It’s a tragic scene: hundreds of pilot whales strewn on the shores and in the shallows of Farewell Spit in New Zealand. Of the 416 counted, almost 300 were thought to have already died when staff from the Department of Conservation arrived on scene Friday morning. Volunteers quickly responded to calls to assist the 100 remaining whales, reports Eleanor Ainge Roy for The Guardian.
“It’s one of the saddest things I have seen,” volunteer rescuer Peter Wiles told Fairfax New Zealand, reports Roy, “that many sentient creatures just wasted on the beach.”
On Thursday night, DOC staff spotted the pilot whales on the shores of Farewell Spit—a narrow strip of sand extending from the northern end of New Zealand’s South Island, according to a DOC press release. No work was completed overnight due to safety concerns over working so close to the creatures in the dark.
Up to 500 local volunteers left work and school to help as many whales as they could. The rescuers assisted more than 100 of the creatures by trying to refloat them during high tide. Fifty successfully made it out to sea, but just five hours later 80 to 90 were re-stranded, reports Ben Westcott for CNN.
This is the third largest mass stranding since record-keeping began in the 1800s. The largest took place in 1918 when 1,000 whales became stranded on Chatham Islands. It’s unusual to see such a large number of pilot whales traveling together, DOC Community Ranger Kath Inwood tells Westcott.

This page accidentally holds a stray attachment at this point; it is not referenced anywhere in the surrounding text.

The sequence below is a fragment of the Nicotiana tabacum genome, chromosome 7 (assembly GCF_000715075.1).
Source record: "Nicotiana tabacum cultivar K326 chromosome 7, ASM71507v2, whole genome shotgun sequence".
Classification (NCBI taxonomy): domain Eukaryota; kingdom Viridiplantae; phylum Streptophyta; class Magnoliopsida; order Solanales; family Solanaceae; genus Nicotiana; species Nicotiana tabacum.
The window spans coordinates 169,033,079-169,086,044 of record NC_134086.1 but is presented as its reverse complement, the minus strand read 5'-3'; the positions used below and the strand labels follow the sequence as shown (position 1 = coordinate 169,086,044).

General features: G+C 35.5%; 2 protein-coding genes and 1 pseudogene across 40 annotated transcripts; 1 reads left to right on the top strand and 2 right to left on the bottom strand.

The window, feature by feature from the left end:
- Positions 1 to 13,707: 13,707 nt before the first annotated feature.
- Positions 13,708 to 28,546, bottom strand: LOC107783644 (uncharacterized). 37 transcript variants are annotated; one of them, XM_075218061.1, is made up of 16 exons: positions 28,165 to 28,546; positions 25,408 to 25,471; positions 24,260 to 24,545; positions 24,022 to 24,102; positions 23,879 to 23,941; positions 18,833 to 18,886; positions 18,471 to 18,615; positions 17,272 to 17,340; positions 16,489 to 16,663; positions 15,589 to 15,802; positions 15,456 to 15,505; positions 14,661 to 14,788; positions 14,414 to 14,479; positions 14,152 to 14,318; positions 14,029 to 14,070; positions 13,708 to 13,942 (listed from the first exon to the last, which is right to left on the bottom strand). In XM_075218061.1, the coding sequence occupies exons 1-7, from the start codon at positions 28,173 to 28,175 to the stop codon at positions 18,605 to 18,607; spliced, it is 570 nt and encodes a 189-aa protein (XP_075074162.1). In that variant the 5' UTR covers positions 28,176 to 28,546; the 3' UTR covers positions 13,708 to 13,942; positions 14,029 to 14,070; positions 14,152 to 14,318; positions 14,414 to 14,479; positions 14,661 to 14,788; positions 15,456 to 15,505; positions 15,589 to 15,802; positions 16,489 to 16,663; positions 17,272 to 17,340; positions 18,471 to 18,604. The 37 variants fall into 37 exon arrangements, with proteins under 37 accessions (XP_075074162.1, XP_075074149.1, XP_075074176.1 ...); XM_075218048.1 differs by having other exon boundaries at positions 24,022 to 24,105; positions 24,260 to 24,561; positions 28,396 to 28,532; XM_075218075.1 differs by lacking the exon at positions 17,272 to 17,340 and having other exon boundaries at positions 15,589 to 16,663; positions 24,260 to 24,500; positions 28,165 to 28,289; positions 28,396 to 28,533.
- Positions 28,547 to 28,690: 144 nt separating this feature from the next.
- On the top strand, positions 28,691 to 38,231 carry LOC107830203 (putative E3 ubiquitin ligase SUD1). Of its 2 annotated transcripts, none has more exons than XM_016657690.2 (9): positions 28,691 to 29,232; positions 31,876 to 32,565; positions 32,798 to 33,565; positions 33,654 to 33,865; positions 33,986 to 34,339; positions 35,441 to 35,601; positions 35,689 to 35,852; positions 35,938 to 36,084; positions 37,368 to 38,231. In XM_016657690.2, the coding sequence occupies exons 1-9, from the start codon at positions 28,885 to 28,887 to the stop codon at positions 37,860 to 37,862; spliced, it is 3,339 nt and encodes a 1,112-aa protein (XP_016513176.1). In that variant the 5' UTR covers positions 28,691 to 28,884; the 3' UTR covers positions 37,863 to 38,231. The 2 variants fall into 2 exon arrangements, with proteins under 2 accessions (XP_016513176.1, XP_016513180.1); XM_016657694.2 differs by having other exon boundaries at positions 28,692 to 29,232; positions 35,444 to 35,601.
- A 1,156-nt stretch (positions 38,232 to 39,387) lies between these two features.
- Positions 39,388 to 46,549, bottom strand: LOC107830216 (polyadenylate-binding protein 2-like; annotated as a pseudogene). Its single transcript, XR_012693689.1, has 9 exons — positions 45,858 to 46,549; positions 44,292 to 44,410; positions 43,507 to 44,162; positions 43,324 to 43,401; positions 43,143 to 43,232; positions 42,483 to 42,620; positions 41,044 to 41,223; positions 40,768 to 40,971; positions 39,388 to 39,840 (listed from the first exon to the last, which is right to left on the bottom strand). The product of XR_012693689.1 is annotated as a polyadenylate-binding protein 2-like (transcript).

“We have 180 once before but I think a lot of (answers as to why) are unknown really,” Inwood, tells Westscott. “There’s a lot of different theories.”
Pilot whales are members of the dolphin family. They commonly live with families in pods of approximately 20 to 100 members, but the groups can grow into much larger numbers, according to New Zealand’s DOC. Marine mammal strandings are common in New Zealand, with more than 5,000 reported since 1840 for both whales and dolphins. The country has the highest rates of whale strandings in the world, reports Roy, with long-finned pilot whales the most frequently found, according to the DOC website.
Marine animals can get stranded ashore for many different reasons, but investigating the cause of mass strandings can sometimes be a bit of mystery, Erin Blakemore reported for Smithsonian.com in January when 95 false killer whales were found trapped in roots and shallow silty water of Florida’s Everglades. Because many species of whales and dolphins, including pilot whales, travel in large family groups, the number of casualties can be great if all are driven to shallow waters. “The pods can find their way ashore because of human activity like underwater noise, changes in water temperature, tempting prey near the coast, disease or even mass confusion when the animals get disoriented by geographic features while swimming,” Blakemore writes.
At last report, Farewell Spit was still covered with the hundreds of dead pilot whales. Plans for removing and discarding the bodies were put on hold while the rescue effort continued.